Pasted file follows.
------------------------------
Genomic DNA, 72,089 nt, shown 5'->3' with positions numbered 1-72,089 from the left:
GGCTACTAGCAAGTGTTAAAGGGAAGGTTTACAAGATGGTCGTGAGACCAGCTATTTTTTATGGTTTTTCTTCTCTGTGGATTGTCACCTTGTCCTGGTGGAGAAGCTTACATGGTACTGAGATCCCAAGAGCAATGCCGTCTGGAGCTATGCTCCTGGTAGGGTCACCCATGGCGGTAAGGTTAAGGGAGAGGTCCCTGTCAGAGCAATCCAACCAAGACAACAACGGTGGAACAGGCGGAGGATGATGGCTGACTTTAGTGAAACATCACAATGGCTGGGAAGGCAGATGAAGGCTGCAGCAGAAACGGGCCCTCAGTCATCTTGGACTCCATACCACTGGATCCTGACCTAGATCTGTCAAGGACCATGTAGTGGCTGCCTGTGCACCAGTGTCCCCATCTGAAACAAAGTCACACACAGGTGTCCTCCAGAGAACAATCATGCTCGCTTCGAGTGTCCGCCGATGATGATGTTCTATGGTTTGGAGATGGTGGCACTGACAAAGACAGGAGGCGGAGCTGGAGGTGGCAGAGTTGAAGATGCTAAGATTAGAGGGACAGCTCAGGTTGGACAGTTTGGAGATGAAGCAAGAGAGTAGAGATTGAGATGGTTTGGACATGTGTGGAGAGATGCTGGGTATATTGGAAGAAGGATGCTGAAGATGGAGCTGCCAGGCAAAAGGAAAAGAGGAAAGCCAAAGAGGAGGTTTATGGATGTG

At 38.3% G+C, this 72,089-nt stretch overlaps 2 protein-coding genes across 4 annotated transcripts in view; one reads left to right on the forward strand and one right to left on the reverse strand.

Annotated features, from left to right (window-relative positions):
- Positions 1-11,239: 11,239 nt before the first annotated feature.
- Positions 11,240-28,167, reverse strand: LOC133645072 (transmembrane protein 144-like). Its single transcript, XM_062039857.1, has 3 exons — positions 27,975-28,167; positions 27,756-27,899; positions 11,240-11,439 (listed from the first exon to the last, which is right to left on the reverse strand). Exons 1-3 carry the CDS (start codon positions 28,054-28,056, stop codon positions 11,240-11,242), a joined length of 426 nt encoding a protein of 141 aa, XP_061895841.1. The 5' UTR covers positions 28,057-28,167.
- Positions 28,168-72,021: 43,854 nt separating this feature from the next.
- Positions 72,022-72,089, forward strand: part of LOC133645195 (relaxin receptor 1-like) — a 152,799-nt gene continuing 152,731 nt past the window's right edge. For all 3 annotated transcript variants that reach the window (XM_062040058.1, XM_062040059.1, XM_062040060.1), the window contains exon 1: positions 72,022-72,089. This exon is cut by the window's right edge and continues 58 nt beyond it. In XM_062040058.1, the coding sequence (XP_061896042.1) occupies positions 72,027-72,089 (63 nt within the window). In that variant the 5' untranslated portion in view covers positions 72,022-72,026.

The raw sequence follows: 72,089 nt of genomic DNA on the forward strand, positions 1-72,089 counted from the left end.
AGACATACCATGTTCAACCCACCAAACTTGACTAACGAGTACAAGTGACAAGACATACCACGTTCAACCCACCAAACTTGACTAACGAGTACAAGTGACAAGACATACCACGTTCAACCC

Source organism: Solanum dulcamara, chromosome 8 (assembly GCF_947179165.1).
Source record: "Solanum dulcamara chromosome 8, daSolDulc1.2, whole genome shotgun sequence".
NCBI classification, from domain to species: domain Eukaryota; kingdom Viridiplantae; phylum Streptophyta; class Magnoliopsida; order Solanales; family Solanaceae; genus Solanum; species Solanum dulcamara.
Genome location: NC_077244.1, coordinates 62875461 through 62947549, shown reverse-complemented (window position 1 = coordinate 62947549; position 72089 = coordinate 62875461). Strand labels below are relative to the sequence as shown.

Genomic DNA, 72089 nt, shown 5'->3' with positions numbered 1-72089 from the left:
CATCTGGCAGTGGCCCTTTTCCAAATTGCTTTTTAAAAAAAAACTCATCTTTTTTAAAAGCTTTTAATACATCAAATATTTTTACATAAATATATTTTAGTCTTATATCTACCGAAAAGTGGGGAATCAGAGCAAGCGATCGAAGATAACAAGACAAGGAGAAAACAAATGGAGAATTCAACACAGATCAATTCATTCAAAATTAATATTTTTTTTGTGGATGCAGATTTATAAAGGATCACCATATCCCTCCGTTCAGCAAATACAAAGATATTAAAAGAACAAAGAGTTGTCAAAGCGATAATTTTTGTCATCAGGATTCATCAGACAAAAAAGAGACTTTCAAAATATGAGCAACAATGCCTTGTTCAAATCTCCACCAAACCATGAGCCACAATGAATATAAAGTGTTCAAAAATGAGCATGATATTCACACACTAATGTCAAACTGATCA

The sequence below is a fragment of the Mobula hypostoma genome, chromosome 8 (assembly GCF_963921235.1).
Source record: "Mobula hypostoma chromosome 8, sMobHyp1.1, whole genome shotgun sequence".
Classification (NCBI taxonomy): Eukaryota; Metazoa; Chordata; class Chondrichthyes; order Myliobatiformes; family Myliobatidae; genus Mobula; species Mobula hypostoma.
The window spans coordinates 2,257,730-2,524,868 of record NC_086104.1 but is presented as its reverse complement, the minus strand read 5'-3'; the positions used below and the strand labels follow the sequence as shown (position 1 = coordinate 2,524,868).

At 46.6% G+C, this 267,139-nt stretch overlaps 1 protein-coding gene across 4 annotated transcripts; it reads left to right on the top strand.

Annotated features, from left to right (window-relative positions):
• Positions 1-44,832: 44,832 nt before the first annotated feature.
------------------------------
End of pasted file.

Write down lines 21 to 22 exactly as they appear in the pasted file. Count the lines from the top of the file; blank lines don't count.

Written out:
At 46.6% G+C, this 267,139-nt stretch overlaps 1 protein-coding gene across 4 annotated transcripts; it reads left to right on the top strand.

Annotated features, from left to right (window-relative positions):